False Confessions Not Hard to Get, Says Expert

ByABC News
March 29, 2006, 8:03 PM

March 30, 2006 — -- Most of us can't imagine confessing to a crime we didn't commit, but experts say it's easier than you might think to get someone to crack under pressure.

Saul Kassin, a psychology professor at Williams College, says that obtaining a false confession often depends on two factors: an authority figure insisting on guilt and then lying to suspects about false evidence connecting them to a crime.

"If you look at proven false confessions, in almost every one of the cases you find there was a presentation of false evidence either by falsely claiming to the suspect that he failed a lie detector test, or that the victim's grasp had his hair in it," Kassin said.

With Kassin's help, "Primetime" designed a hidden camera test to see if manufactured evidence would increase the confession rate among college students.

The lab was set up to look like many interrogation rooms -- small, cramped, stark walls, no windows, unpleasant and hot.

The college freshman recruited for the test believed they were being tested on how fast they could type. To increase stress, a metronome was set up nearby, ticking at a fairly rapid pace.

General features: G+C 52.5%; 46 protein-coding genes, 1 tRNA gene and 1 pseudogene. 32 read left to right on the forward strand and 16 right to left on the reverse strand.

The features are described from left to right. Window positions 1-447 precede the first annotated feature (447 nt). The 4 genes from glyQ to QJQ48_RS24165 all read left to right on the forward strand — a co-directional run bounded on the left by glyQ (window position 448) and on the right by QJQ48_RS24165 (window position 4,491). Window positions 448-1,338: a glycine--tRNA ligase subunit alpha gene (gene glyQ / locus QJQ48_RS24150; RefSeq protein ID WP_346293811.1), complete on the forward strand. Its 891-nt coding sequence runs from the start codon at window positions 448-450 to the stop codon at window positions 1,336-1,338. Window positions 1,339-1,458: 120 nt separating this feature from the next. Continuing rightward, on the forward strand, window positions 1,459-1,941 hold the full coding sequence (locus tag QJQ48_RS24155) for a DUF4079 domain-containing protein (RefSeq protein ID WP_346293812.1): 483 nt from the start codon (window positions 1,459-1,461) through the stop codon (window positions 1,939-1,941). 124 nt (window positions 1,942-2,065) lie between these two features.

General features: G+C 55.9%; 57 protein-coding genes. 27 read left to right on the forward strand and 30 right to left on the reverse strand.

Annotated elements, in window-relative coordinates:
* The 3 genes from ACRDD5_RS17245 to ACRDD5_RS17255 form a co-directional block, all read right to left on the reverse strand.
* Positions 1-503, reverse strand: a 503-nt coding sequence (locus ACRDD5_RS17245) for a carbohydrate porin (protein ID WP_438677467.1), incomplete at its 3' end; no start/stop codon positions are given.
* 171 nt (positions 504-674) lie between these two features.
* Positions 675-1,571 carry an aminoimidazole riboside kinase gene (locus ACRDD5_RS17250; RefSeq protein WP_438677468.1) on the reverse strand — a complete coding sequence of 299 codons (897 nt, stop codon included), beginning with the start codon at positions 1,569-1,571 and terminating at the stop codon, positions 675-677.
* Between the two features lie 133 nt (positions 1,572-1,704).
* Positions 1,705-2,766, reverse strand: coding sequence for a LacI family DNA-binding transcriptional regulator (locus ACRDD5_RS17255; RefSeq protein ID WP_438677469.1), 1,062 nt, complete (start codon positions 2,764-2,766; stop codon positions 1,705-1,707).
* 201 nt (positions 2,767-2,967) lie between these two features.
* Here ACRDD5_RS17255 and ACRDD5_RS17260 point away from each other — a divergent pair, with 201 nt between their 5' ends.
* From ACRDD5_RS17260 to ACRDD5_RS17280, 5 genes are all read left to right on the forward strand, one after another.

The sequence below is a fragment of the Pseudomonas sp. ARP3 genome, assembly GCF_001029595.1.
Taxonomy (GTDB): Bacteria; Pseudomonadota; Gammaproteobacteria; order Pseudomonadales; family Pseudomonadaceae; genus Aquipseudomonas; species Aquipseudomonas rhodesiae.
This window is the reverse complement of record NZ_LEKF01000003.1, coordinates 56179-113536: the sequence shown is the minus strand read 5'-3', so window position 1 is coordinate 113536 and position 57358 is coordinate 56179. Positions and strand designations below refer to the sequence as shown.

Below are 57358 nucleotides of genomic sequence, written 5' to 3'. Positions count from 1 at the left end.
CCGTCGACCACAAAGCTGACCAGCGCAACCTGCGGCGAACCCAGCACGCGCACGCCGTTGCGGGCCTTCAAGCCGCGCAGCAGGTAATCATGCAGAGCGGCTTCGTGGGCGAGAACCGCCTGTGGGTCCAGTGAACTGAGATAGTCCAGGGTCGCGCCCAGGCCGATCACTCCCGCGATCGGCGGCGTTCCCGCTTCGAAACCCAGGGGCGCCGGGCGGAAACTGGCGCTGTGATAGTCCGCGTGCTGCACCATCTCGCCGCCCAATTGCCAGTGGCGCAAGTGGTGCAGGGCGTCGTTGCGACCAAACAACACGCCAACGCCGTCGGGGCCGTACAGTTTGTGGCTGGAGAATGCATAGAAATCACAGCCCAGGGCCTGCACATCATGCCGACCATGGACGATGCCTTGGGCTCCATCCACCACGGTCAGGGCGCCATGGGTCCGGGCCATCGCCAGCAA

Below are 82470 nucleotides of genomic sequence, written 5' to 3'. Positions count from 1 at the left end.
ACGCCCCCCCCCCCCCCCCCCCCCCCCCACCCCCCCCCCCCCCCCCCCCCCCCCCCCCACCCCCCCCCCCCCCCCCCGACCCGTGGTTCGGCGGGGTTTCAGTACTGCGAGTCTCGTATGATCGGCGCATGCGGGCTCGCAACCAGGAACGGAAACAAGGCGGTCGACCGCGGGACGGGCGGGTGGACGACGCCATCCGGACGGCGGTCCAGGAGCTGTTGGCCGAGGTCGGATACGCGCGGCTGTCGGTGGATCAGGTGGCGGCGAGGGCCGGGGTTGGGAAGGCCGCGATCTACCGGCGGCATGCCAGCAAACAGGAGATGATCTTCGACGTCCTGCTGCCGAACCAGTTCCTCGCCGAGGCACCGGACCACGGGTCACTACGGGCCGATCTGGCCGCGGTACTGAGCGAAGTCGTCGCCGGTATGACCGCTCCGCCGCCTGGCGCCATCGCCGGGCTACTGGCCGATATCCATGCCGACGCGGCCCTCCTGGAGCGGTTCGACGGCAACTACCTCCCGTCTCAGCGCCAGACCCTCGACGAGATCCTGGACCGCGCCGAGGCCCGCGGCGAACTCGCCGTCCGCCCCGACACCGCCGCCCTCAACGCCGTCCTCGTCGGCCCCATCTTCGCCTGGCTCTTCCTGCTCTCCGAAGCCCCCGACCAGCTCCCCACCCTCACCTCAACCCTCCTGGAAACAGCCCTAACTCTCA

Ben, the instructor, told the students there was just one thing they could not do. "Whatever you do, don't hit the alt key because there's a glitch in the program and we're trying to get it fixed but for now it could really mess up the program," Ben told them.

But that wasn't true at all. Ben and his accomplice, Stacey, who posed as another student, tried to see if the unwitting subjects would confess to hitting the key, even when they hadn't.

When one student in the test, Quinn, was told he'd hit the alt key, his denial was tentative.

"Wait a minute, did you just hit the alt key?" Ben asked.

"I don't think so," Quinn said. Then appearing worried, he asked, "You lost everything or just this?"

First the instructor, an authority figure to a student, told Quinn he'd done something wrong. Then to test the second part of Kassin's theory, Stacey lied by saying she saw Quinn hit the key, thereby supplying the false evidence.